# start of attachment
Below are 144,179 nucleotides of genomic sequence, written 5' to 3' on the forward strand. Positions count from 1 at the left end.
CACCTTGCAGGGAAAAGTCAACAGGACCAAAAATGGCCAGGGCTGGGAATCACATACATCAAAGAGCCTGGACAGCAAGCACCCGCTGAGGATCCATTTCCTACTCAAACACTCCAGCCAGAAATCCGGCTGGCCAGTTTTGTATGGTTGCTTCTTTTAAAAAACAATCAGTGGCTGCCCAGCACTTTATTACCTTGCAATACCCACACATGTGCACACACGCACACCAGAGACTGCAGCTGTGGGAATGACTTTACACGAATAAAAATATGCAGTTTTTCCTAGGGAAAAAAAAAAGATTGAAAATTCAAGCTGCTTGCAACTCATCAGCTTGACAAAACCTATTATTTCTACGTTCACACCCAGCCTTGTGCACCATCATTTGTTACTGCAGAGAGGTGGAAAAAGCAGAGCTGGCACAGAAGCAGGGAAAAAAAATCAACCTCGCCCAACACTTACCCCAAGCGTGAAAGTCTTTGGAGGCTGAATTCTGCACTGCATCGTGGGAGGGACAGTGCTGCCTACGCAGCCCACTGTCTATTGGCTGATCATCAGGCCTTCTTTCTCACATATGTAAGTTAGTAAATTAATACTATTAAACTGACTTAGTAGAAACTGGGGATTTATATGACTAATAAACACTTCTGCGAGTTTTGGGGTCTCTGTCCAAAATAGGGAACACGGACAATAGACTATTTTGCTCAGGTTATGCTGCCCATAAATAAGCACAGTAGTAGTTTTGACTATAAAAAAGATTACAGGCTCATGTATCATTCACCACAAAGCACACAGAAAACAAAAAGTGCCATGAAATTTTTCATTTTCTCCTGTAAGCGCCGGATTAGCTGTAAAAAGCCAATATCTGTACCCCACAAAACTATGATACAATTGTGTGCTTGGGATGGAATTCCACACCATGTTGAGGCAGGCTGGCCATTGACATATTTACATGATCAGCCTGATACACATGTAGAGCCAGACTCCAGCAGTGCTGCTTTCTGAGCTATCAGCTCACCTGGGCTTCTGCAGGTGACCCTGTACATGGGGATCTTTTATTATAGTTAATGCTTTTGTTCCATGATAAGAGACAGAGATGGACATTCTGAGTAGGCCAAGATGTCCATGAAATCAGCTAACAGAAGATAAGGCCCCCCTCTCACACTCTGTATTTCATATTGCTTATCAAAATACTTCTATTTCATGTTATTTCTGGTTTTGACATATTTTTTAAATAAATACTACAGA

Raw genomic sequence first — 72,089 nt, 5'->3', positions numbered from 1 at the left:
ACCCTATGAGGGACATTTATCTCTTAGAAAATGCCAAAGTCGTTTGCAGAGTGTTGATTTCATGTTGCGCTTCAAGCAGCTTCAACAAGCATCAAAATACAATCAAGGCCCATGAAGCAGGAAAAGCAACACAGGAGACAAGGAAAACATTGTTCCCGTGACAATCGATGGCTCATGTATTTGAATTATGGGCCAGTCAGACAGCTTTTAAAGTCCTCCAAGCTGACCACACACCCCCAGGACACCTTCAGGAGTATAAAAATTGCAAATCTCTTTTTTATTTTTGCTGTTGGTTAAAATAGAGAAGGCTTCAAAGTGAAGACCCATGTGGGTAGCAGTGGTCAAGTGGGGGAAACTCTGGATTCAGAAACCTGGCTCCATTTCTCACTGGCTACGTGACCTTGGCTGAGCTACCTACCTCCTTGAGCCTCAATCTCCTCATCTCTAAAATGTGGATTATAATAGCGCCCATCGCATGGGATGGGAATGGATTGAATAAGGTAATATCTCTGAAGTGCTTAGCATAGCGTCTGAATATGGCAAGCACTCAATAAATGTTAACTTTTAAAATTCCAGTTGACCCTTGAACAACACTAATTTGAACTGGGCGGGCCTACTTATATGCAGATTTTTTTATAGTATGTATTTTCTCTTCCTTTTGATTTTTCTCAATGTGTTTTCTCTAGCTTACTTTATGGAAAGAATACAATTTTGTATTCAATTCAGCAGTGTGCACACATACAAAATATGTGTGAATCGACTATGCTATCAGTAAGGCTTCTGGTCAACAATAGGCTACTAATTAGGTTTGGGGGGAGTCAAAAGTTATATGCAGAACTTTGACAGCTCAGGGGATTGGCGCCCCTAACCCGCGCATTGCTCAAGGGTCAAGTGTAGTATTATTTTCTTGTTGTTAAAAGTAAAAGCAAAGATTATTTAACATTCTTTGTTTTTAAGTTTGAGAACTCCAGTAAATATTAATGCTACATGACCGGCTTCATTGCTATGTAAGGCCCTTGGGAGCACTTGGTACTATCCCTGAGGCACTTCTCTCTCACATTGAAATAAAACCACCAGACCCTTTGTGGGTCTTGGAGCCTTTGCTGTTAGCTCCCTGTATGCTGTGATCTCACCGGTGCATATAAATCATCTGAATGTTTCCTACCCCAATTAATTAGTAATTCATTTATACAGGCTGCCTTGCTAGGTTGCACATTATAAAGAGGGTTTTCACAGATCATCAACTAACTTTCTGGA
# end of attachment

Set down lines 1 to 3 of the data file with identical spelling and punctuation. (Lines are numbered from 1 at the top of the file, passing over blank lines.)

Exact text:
Below are 144,179 nucleotides of genomic sequence, written 5' to 3' on the forward strand. Positions count from 1 at the left end.
CACCTTGCAGGGAAAAGTCAACAGGACCAAAAATGGCCAGGGCTGGGAATCACATACATCAAAGAGCCTGGACAGCAAGCACCCGCTGAGGATCCATTTCCTACTCAAACACTCCAGCCAGAAATCCGGCTGGCCAGTTTTGTATGGTTGCTTCTTTTAAAAAACAATCAGTGGCTGCCCAGCACTTTATTACCTTGCAATACCCACACATGTGCACACACGCACACCAGAGACTGCAGCTGTGGGAATGACTTTACACGAATAAAAATATGCAGTTTTTCCTAGGGAAAAAAAAAAGATTGAAAATTCAAGCTGCTTGCAACTCATCAGCTTGACAAAACCTATTATTTCTACGTTCACACCCAGCCTTGTGCACCATCATTTGTTACTGCAGAGAGGTGGAAAAAGCAGAGCTGGCACAGAAGCAGGGAAAAAAAATCAACCTCGCCCAACACTTACCCCAAGCGTGAAAGTCTTTGGAGGCTGAATTCTGCACTGCATCGTGGGAGGGACAGTGCTGCCTACGCAGCCCACTGTCTATTGGCTGATCATCAGGCCTTCTTTCTCACATATGTAAGTTAGTAAATTAATACTATTAAACTGACTTAGTAGAAACTGGGGATTTATATGACTAATAAACACTTCTGCGAGTTTTGGGGTCTCTGTCCAAAATAGGGAACACGGACAATAGACTATTTTGCTCAGGTTATGCTGCCCATAAATAAGCACAGTAGTAGTTTTGACTATAAAAAAGATTACAGGCTCATGTATCATTCACCACAAAGCACACAGAAAACAAAAAGTGCCATGAAATTTTTCATTTTCTCCTGTAAGCGCCGGATTAGCTGTAAAAAGCCAATATCTGTACCCCACAAAACTATGATACAATTGTGTGCTTGGGATGGAATTCCACACCATGTTGAGGCAGGCTGGCCATTGACATATTTACATGATCAGCCTGATACACATGTAGAGCCAGACTCCAGCAGTGCTGCTTTCTGAGCTATCAGCTCACCTGGGCTTCTGCAGGTGACCCTGTACATGGGGATCTTTTATTATAGTTAATGCTTTTGTTCCATGATAAGAGACAGAGATGGACATTCTGAGTAGGCCAAGATGTCCATGAAATCAGCTAACAGAAGATAAGGCCCCCCTCTCACACTCTGTATTTCATATTGCTTATCAAAATACTTCTATTTCATGTTATTTCTGGTTTTGACATATTTTTTAAATAAATACTACAGA

Raw genomic sequence first — 72,089 nt, 5'->3', positions numbered from 1 at the left: